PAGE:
CII AF5 Feb 2024 – is this the mystery question?


CII AF5 Feb 2024 – is this the mystery question?

The CII AF5 exam always throws up a question that no one sees coming. It’s usually on a topic that is not highlighted with any great significance in the case study and is designed to really allow candidates that are really well prepared and experienced to stand out.

This ‘mystery question’ is hard to prepare for and it’s worth saying that at this point, everything else in this article is guess work to an extent. But something stood out for me whilst analysing the upcoming February sitting of the CII AF5 exam. It was the last sentence on page 4 of the case study.

“Neil and Helen do not intend to pay university tuition fees for their children but will provide limited financial support”.

Now there is nothing particularly surprising about that sentence. Well, at least not until you consider the case study as a whole.

Neil and Helen are in a very strong financial position. They have a large amount of liquid assets, they have surplus income each year and have also indicated a willingness to downsize in the future. On top of this, they do not intend to retire for another ten years, and they have paid for private school fees for Samuel and Anna previously.

So it did stand out that we are told they do not intend to pay university tuition fees. I could be barking up the wrong tree, but if I were studying for the upcoming AF5 exam, I’d just familiarise myself with the student loan structure, just in case Neil and Helen do have a change of heart!

The student loan structure did also change from September 2023, which has flown under the radar of most in the financial planning profession (in my experience!).

But what changed? In September 2023, the student loan changed from Plan Two to Plan Five. The impact? Students taking a student loan after September 2023 will face higher levels of annual repayment and also the percentage of students likely to clear the full loan increased from an estimated 23% (for students on Plan Two) to 52% (for students on Plan Five).

What should I familiar myself for the exam?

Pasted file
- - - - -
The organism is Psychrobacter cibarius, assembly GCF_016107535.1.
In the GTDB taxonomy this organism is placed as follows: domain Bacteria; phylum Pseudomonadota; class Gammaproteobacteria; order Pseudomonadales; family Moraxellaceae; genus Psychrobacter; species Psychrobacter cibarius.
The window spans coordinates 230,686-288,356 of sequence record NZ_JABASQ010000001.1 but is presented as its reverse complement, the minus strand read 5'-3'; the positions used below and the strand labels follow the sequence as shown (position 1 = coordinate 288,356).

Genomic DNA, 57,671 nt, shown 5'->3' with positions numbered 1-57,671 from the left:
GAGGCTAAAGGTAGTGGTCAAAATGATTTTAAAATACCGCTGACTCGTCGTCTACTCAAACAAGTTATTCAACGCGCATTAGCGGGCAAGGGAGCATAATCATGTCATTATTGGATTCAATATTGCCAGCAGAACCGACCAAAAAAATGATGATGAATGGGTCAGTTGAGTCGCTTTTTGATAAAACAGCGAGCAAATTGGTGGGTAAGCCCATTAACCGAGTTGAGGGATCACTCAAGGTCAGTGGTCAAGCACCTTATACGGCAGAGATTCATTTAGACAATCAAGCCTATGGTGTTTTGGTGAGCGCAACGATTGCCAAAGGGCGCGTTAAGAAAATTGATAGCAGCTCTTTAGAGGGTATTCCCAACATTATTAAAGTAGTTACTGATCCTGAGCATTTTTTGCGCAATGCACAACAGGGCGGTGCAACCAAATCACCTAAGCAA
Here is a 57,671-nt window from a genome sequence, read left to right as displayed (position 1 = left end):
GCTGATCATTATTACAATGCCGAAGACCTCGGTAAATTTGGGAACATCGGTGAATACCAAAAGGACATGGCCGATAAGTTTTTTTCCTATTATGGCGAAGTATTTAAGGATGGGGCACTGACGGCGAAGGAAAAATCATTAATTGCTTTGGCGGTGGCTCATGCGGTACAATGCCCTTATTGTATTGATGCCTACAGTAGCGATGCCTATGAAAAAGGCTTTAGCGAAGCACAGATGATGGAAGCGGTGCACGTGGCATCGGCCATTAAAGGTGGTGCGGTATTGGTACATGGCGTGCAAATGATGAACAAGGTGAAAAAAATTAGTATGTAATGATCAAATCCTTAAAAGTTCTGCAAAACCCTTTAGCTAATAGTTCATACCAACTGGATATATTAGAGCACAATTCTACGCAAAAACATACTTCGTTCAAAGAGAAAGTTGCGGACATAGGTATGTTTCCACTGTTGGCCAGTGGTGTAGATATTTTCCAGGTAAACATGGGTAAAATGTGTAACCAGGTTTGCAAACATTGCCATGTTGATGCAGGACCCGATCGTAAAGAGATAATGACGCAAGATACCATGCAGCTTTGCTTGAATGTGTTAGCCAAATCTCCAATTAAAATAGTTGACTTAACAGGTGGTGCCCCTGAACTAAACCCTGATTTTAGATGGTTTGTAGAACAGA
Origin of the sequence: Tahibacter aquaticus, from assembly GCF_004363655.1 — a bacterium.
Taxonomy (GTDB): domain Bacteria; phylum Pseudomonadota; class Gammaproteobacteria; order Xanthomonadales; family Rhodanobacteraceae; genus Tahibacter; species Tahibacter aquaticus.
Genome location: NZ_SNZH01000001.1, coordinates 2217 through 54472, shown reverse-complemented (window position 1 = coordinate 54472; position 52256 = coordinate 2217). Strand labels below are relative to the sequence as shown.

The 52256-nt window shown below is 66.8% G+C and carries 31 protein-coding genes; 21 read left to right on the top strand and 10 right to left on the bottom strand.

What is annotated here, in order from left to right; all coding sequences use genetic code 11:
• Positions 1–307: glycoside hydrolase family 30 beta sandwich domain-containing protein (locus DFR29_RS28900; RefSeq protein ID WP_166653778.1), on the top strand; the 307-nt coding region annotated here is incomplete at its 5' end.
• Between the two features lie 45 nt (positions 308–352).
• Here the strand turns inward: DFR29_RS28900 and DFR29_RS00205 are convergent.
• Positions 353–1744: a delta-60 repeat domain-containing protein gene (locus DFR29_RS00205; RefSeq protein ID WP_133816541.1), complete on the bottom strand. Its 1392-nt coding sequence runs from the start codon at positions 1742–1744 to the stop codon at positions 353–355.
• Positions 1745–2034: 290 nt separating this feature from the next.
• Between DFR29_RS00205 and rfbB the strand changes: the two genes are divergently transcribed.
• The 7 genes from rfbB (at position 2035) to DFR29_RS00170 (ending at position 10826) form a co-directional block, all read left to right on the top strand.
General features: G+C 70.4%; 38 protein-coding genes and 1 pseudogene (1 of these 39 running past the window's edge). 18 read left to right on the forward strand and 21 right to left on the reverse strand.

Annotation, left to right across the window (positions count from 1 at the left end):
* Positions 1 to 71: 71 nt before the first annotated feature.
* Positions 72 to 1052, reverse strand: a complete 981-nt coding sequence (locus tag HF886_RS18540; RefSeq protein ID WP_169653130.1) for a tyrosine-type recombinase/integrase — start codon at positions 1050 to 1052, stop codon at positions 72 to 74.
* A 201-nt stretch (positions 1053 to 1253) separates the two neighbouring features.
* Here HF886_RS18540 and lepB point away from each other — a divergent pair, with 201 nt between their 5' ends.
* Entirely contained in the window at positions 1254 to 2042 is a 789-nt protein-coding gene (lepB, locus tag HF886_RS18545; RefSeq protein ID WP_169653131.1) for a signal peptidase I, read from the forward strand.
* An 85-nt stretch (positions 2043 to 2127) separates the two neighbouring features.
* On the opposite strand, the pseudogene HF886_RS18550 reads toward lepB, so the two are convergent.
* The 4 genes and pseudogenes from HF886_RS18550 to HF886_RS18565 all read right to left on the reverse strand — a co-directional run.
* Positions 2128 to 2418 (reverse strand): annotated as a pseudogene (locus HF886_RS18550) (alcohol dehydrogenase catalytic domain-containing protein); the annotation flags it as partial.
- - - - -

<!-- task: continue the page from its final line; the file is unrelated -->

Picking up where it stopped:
Again, I wouldn’t spend too much time on this. This sitting of the CII AF5 exam does seem to be one of the more complex case studies and it’s unlikely that ‘the mystery question’ will lead you to passing or failing this exam. However, in my opinion, just familiarising yourself with the student loan is worth the effort, in the off chance that it is tested.

There are three main areas I’d try to remember; when students are required to begin repaying a loan, the term of the loan and the level of interest added.

  1. Threshold – On Plan 2, graduates were required to repay 9% on any income received over the threshold of £27,295. For the new Plan 5 (that came in from September 2023), graduates of this plan are required to repay 9% on any income received over a threshold of £25,000.
  2. Maximum Term – Plan 2 had a maximum loan term of 30 years. However, for Plan 5 this has been increased to 40 years.
  3. Interest Added – Interest up to RPI + 3% was added to the Plan 2 loan, with this changing to just RPI for Plan 5.


What’s the impact of these changes?

The changes above may seem fairly small, a slight lowering of the threshold and increase to the maximum term, but the impact is huge. On average for graduates on Plan 2, the state expects to pay 44p for every £1 borrowed. This is because given the maximum term, the majority of graduates would never fully repay their loans, with only 23% of graduates on the Plan 2 loan expected to fully clear their outstanding balance. In contrast, the state expects to only pay 19p for every £1 borrowed for graduates on the Plan 5 loan, with 52% of graduates expected to fully repay their loan within the extended 40 year term.

And it’s for this reason that I’d familiarise myself with the student loan ahead of the CII AF5 sitting, just in case! For more information, please read the article I wrote last year ahead of the changes.

I hope this article has been helpful, and best of luck with the exam!

Sam Patterson

Marie Patterson
Sam Patterson